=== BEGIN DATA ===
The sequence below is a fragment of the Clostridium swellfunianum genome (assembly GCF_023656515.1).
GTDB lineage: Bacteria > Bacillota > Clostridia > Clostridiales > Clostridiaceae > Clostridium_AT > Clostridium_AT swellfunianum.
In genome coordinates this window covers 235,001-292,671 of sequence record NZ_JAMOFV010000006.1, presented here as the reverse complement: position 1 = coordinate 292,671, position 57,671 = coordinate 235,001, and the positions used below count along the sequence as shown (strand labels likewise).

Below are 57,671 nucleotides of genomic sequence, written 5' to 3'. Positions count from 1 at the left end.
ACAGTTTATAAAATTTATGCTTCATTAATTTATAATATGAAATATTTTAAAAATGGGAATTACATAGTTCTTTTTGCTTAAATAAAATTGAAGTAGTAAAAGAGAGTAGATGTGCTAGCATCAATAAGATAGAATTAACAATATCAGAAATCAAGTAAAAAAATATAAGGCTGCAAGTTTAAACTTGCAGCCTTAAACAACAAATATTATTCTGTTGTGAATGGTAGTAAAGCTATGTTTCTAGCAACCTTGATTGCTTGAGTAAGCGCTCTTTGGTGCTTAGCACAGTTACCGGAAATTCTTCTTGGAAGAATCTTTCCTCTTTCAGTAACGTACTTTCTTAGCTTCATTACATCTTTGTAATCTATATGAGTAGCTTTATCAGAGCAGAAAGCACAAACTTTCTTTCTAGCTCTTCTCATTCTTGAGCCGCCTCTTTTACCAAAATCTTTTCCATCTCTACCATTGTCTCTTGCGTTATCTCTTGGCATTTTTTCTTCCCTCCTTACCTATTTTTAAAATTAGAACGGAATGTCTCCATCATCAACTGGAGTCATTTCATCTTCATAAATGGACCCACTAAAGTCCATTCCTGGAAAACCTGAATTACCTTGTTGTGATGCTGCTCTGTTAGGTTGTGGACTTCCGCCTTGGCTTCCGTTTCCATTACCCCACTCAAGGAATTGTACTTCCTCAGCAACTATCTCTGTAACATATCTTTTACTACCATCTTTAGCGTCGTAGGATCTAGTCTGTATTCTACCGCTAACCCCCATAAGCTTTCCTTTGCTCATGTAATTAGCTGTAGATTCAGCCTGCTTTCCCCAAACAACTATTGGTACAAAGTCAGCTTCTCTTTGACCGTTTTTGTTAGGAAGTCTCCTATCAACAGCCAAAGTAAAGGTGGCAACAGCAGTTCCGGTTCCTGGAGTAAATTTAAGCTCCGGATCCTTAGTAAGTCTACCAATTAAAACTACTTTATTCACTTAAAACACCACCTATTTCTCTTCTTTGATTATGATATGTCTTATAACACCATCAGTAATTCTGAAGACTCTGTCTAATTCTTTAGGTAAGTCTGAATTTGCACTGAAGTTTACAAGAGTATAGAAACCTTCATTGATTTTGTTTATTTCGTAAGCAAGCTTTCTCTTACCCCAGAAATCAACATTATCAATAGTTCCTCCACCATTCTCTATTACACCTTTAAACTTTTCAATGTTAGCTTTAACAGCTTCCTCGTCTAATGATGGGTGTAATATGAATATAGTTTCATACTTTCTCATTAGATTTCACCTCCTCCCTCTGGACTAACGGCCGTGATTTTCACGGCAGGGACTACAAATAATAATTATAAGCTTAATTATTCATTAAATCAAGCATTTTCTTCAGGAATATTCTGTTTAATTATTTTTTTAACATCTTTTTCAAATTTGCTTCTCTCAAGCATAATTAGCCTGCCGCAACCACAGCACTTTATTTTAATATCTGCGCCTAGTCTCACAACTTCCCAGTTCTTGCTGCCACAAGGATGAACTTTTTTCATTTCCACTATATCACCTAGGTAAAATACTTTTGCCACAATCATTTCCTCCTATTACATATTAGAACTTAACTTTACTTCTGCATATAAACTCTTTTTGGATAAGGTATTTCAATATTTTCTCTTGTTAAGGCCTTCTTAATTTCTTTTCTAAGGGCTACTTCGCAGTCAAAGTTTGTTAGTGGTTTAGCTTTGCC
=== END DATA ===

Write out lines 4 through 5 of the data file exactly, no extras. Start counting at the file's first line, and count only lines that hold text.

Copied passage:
Below are 57,671 nucleotides of genomic sequence, written 5' to 3'. Positions count from 1 at the left end.
ACAGTTTATAAAATTTATGCTTCATTAATTTATAATATGAAATATTTTAAAAATGGGAATTACATAGTTCTTTTTGCTTAAATAAAATTGAAGTAGTAAAAGAGAGTAGATGTGCTAGCATCAATAAGATAGAATTAACAATATCAGAAATCAAGTAAAAAAATATAAGGCTGCAAGTTTAAACTTGCAGCCTTAAACAACAAATATTATTCTGTTGTGAATGGTAGTAAAGCTATGTTTCTAGCAACCTTGATTGCTTGAGTAAGCGCTCTTTGGTGCTTAGCACAGTTACCGGAAATTCTTCTTGGAAGAATCTTTCCTCTTTCAGTAACGTACTTTCTTAGCTTCATTACATCTTTGTAATCTATATGAGTAGCTTTATCAGAGCAGAAAGCACAAACTTTCTTTCTAGCTCTTCTCATTCTTGAGCCGCCTCTTTTACCAAAATCTTTTCCATCTCTACCATTGTCTCTTGCGTTATCTCTTGGCATTTTTTCTTCCCTCCTTACCTATTTTTAAAATTAGAACGGAATGTCTCCATCATCAACTGGAGTCATTTCATCTTCATAAATGGACCCACTAAAGTCCATTCCTGGAAAACCTGAATTACCTTGTTGTGATGCTGCTCTGTTAGGTTGTGGACTTCCGCCTTGGCTTCCGTTTCCATTACCCCACTCAAGGAATTGTACTTCCTCAGCAACTATCTCTGTAACATATCTTTTACTACCATCTTTAGCGTCGTAGGATCTAGTCTGTATTCTACCGCTAACCCCCATAAGCTTTCCTTTGCTCATGTAATTAGCTGTAGATTCAGCCTGCTTTCCCCAAACAACTATTGGTACAAAGTCAGCTTCTCTTTGACCGTTTTTGTTAGGAAGTCTCCTATCAACAGCCAAAGTAAAGGTGGCAACAGCAGTTCCGGTTCCTGGAGTAAATTTAAGCTCCGGATCCTTAGTAAGTCTACCAATTAAAACTACTTTATTCACTTAAAACACCACCTATTTCTCTTCTTTGATTATGATATGTCTTATAACACCATCAGTAATTCTGAAGACTCTGTCTAATTCTTTAGGTAAGTCTGAATTTGCACTGAAGTTTACAAGAGTATAGAAACCTTCATTGATTTTGTTTATTTCGTAAGCAAGCTTTCTCTTACCCCAGAAATCAACATTATCAATAGTTCCTCCACCATTCTCTATTACACCTTTAAACTTTTCAATGTTAGCTTTAACAGCTTCCTCGTCTAATGATGGGTGTAATATGAATATAGTTTCATACTTTCTCATTAGATTTCACCTCCTCCCTCTGGACTAACGGCCGTGATTTTCACGGCAGGGACTACAAATAATAATTATAAGCTTAATTATTCATTAAATCAAGCATTTTCTTCAGGAATATTCTGTTTAATTATTTTTTTAACATCTTTTTCAAATTTGCTTCTCTCAAGCATAATTAGCCTGCCGCAACCACAGCACTTTATTTTAATATCTGCGCCTAGTCTCACAACTTCCCAGTTCTTGCTGCCACAAGGATGAACTTTTTTCATTTCCACTATATCACCTAGGTAAAATACTTTTGCCACAATCATTTCCTCCTATTACATATTAGAACTTAACTTTACTTCTGCATATAAACTCTTTTTGGATAAGGTATTTCAATATTTTCTCTTGTTAAGGCCTTCTTAATTTCTTTTCTAAGGGCTACTTCGCAGTCAAAGTTTGTTAGTGGTTTAGCTTTGCC